Writing tips are like beer nuts.
No matter how many you have, you always want more.
But do you ever get the feeling that the writing “experts” who are dispensing the tips barely have more experience than you?
Which usually means their advice is either second-hand or second-rate.
And maybe that’s why it fails to hit the spot, and you find yourself reaching robotically for the next tip.
The thing is, sometimes you have to go back to the source to find the real stuff — wisdom borne from personal experience, not well-meaning guesswork or threadbare philosophical hand-me-downs.
So we’ve collected some truly valuable writing advice from authors whose books have achieved what few others’ have — landing on the coveted New York Times Bestseller list.
#1. There is No Muse
#2. Ignore the Rules
#3. Knowledge is Poisonous
#4. Writing Is Your Exhale
#5. No Telephones, TV or Videogames
#6. Writing is Hard but Coal Mining is Harder
#7. Everything is Relevant
#8. Force Yourself to Finish, Even If It’s Garbage
#9. Never Make Them Read a Sentence Twice
Source: Ken Follett: Masterclass
#10. Stop Making Improvements and Start the Next Book
#11. Everyone Has to Work a Day Job First
Source: Interview with Jim Butcher
#12. Write Even When Your Kids are Sick
Source: Kristin Hannah: FAQ
#13. Daydreaming Isn’t Writing
#14. Don’t be Afraid of Radical Surgery
#15. Discover Where the Lies are Buried
#16. Writing is Simply a Matter of Discipline
#17. Rearrange Your Life
#18. Talent Won’t Get You Published
Source: Gillian Flynn: How I Write
#19. Stop Trying to Edit Your Curiosity
Source: Malcolm Gladwell on writing
#20. Commit to a Goal
#21. You Don’t Need a Degree in Writing
#22. Rewrite It Fifty Times If You Have to
Source: 5 Writing Tips from Tana French
#23. Being Stumped is Essential
#24. Everybody Sucks at First
#25. Abandon Good Ideas for Better Ones
#26. Write, Even If People Think You’re Crazy
#27. Write Until the Water Runs Clear
Slipstream the Success of These Bestselling Writers
Not all writing advice is created equal. Nor every writer.
But the lessons from this list are based on countless hours of experience accumulated by writers who rose to the top of the pile.
Not every example will resonate with you, but you can be sure those that do are grounded in the practical realities of becoming a successful writer.
So it’s time to stop chasing new tips and start applying the battle-tested advice of the true experts.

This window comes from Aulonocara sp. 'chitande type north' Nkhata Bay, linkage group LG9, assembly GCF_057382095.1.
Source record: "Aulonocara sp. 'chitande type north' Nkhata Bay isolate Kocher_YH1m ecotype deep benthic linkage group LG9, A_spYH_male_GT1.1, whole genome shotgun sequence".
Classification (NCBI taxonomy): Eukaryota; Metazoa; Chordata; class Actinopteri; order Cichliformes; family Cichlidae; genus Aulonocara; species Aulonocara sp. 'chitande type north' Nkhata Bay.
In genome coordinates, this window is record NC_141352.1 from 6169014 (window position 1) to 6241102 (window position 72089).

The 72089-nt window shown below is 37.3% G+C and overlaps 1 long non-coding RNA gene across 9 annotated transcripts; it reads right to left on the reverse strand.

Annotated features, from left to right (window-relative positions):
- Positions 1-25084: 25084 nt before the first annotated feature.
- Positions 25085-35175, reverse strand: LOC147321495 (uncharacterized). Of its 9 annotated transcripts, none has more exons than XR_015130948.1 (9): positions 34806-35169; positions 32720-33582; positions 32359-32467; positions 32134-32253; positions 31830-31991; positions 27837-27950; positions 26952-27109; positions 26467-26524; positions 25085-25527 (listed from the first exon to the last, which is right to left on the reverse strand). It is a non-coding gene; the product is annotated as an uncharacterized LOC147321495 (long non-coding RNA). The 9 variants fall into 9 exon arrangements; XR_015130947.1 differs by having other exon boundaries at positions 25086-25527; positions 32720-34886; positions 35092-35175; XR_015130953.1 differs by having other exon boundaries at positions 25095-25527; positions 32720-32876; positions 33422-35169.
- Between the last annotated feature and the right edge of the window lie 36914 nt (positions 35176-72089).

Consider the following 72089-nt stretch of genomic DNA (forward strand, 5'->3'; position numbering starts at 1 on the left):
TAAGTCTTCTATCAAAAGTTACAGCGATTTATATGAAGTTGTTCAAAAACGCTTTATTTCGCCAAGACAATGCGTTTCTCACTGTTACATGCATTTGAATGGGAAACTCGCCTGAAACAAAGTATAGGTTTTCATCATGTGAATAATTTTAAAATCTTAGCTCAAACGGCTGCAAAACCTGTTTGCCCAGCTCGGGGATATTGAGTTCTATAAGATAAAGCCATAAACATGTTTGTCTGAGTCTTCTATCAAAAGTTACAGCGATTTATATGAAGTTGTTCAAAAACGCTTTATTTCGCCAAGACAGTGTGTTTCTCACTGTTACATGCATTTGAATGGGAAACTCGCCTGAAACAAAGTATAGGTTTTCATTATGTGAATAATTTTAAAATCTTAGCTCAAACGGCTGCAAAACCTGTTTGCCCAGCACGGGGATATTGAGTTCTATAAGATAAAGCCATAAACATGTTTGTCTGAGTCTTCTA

Because the sooner you start, the sooner you’ll have a shot at joining this league of celebrated writers.
So… which lessons will inspire your future success?
OK, confession time — when I was a kid, I was a complete Nancy Drew junkie. “Sleuth” sounded like just about the best way ever to spend one’s time. (Of course, that’s before I knew what a Chief Content Officer was …)
This week, rather than figuring out Irene Adler’s cell phone password or who stole the missing emeralds, we’re working on “Why isn’t this content working? and “How can I get a whole lot better at what I do?”
On Monday, Brian gave us three rhetorical tools that can help build trust with your audience — then asks if you should consider putting all of them aside for another option. And on the podcast, I snagged the very nice Bryce Bladon from Clients from Hell to get his ideas on how to stay out of some less-than-heavenly situations.
On Tuesday, Kelly Exeter found a couple of critical elements missing from a lot of content — hooks and big ideas. Now, you and I both know that the reason we often lack a hook and a big idea is that … good hooks and ideas are really hard to come up with. Luckily, Kelly has some actual specific advice that can help.
Brian also has a nice interview on Unemployable with Emily Thompson of Indie Shopography and the Being Boss project. She shares one of those great, twisty-turny stories that show you how varied the entrepreneurial path can sometimes be.
And on Wednesday, Robert Bruce channeled the greatest consulting detective of all time to help us make the decision to move toward mastery.
That’s this week’s mysterious (or just plain useful) content … catch you next week!
— Sonia Simone
Chief Content Officer, Rainmaker Digital
Catch up on this week’s content
by Brian Clark
by Kelly Exeter
by Robert Bruce
by Sean Jackson and Jessica Frick
by Sonia Simone
by Brian Clark
by Kelton Reid
by Jerod Morris & Jon Nastor
Sherlock Holmes was the greatest Consulting Detective in the world.
Though merely a fiction — written over a century ago by Sir Arthur Conan Doyle — his methods of logical deduction are without equal.
Holmes’s mastery of his craft brought him to the fog-cloaked London doorsteps of the most powerful people of his time.
Correction: he was so good, those clients came to him.
They ran, desperate, to his Baker Street rooms, begging for his help, willing to pay any amount of money for his services.